Ben reports it was simple to set up. "You plug in the power, connect up an Ethernet cable, and hang a GPS tracking sensor on a long wire near a south facing window. The device displays some red and blue LEDs at first, but once it gets a GPS signal, an Ethernet IP address and a go-ahead from the Verizon mothership, all the LEDs go to blue and (wonder of wonders) you can make and receive cellphone calls from most anywhere in the house."
Great, but as Ben points out, the Extender uses your broadband Internet connection and uses voice over IP instead of cell service, which makes both Ben ... and me ... wonder, "Why do I have to pay as much as $250 to help Verizon offload its cell towers AND increase my cellphone calling minutes?" A good question indeed. Anyone got a rationale for this? Anyone?
But wait, there's more! Here's the rest of Ben's tale of frustration: "When the extender works, everything is wonderful, and the household and its workers run smoothly. Well, late last week, the thing crapped out, displaying red LEDs signifying errors. Sometimes it would come back up by itself and run for a while, and other times I would do the old unplug-wait-a-minute-plug-back-in dance. And sometimes it would return to normal after 5 minutes, more often not. To its credit, Verizon tech support people are both knowledgeable and helpful. It is a telling point, though, that in navigating through their voice response maze, one sentence asks pointedly if are calling because your Verizon Wireless Network Extender is displaying red LEDs. Aha! Must not be only me. One of the Verizon techs sympathized with the fact that my extender was past its one-year warranty and gave me a number to call at Samsung."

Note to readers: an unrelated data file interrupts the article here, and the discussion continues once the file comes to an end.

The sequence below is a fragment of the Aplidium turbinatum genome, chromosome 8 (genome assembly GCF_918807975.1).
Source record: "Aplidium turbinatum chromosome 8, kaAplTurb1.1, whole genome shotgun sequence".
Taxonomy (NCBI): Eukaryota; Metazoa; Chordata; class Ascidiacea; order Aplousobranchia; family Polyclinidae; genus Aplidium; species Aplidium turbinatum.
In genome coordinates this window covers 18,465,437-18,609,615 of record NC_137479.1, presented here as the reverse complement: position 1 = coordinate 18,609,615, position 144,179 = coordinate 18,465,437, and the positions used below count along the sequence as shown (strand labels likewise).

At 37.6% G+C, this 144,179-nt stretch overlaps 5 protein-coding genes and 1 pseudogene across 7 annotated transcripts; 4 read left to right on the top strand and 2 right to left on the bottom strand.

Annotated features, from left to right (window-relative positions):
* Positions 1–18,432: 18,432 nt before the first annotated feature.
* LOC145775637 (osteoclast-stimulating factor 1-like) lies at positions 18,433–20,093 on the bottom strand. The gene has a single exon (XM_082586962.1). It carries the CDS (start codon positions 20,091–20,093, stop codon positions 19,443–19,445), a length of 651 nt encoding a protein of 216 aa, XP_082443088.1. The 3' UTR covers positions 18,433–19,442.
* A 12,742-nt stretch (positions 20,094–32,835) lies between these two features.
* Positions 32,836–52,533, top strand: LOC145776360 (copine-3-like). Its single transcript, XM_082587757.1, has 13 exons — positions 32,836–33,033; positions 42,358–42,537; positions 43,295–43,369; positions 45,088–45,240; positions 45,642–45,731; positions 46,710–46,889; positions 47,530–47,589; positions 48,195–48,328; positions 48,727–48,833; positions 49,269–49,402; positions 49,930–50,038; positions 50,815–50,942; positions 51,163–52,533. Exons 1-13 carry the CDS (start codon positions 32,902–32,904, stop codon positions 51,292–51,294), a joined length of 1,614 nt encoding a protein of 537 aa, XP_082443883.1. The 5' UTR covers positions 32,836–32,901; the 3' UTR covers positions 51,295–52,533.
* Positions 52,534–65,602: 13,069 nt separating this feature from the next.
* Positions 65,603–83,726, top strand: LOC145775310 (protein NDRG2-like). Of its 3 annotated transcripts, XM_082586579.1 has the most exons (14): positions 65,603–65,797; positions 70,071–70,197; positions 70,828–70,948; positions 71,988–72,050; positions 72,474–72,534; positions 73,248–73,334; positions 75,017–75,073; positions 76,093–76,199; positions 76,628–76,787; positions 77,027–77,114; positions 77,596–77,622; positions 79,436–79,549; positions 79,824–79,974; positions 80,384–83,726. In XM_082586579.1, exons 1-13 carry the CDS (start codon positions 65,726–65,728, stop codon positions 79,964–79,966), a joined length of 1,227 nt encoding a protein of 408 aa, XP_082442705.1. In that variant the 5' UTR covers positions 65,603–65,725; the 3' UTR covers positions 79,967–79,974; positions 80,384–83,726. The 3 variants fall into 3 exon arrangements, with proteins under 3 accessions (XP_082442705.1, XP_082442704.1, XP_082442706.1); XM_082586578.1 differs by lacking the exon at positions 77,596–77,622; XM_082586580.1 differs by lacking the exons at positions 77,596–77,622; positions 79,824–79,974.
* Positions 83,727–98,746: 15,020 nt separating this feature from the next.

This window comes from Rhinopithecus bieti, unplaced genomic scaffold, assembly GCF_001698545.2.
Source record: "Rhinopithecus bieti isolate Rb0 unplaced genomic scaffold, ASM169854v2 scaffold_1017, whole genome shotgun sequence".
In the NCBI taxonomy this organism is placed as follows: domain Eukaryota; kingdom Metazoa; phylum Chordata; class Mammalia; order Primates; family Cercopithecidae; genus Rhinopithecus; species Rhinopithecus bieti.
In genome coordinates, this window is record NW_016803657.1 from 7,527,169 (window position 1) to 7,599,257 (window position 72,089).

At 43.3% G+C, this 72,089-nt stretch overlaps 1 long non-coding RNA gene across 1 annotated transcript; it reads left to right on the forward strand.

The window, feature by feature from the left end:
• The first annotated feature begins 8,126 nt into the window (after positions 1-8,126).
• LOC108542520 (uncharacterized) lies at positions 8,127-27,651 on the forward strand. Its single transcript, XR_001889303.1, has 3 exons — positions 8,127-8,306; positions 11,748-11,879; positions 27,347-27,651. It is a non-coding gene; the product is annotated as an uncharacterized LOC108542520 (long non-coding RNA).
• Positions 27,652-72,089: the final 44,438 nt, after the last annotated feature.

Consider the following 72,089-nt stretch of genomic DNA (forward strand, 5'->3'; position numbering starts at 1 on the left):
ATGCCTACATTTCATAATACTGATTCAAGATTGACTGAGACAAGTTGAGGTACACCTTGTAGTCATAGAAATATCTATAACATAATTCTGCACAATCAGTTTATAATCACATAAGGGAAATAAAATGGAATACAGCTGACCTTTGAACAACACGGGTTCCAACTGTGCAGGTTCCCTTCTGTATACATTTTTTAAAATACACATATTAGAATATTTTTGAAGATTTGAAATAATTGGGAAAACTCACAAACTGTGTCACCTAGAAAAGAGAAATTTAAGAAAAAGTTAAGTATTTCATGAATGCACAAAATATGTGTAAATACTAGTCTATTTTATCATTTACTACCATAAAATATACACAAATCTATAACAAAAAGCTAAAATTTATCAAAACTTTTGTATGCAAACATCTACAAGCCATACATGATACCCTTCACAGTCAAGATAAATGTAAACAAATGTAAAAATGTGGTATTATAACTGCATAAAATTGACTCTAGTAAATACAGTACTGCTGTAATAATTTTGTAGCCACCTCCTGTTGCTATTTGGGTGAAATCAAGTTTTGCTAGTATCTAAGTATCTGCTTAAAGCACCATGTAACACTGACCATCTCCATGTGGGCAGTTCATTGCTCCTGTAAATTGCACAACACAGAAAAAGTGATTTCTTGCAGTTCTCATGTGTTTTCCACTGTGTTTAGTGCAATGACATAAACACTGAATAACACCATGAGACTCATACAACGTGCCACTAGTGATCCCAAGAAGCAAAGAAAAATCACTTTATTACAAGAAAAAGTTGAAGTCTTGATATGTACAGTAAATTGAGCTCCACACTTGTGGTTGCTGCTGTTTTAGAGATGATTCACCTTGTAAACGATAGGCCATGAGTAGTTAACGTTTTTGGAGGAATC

At this point you might be thinking that something positive has to come of this suggestion ... after all, why would Verizon suggest calling Samsung if they didn't think it would do some good? The answer is it could only have been either naiveté on the part of the tech or, maybe, it was simply a ruse to get rid of Ben.